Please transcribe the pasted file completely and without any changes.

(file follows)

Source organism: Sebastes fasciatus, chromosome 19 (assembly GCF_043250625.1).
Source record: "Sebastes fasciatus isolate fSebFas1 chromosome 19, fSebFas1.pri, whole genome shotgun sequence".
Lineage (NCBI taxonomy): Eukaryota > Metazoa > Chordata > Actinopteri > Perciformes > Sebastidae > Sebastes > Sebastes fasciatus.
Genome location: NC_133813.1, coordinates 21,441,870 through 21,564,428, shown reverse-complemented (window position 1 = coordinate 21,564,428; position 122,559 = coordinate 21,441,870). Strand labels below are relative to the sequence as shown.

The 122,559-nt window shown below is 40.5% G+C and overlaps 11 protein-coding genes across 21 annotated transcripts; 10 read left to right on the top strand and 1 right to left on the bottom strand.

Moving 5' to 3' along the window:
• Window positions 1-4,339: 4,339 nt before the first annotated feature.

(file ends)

Source organism: Sebastes fasciatus, chromosome 19 (assembly GCF_043250625.1).
Source record: "Sebastes fasciatus isolate fSebFas1 chromosome 19, fSebFas1.pri, whole genome shotgun sequence".
Lineage (NCBI taxonomy): Eukaryota > Metazoa > Chordata > Actinopteri > Perciformes > Sebastidae > Sebastes > Sebastes fasciatus.
Genome location: NC_133813.1, coordinates 21,441,870 through 21,564,428, shown reverse-complemented (window position 1 = coordinate 21,564,428; position 122,559 = coordinate 21,441,870). Strand labels below are relative to the sequence as shown.

The 122,559-nt window shown below is 40.5% G+C and overlaps 11 protein-coding genes across 21 annotated transcripts; 10 read left to right on the top strand and 1 right to left on the bottom strand.

Moving 5' to 3' along the window:
• Window positions 1-4,339: 4,339 nt before the first annotated feature.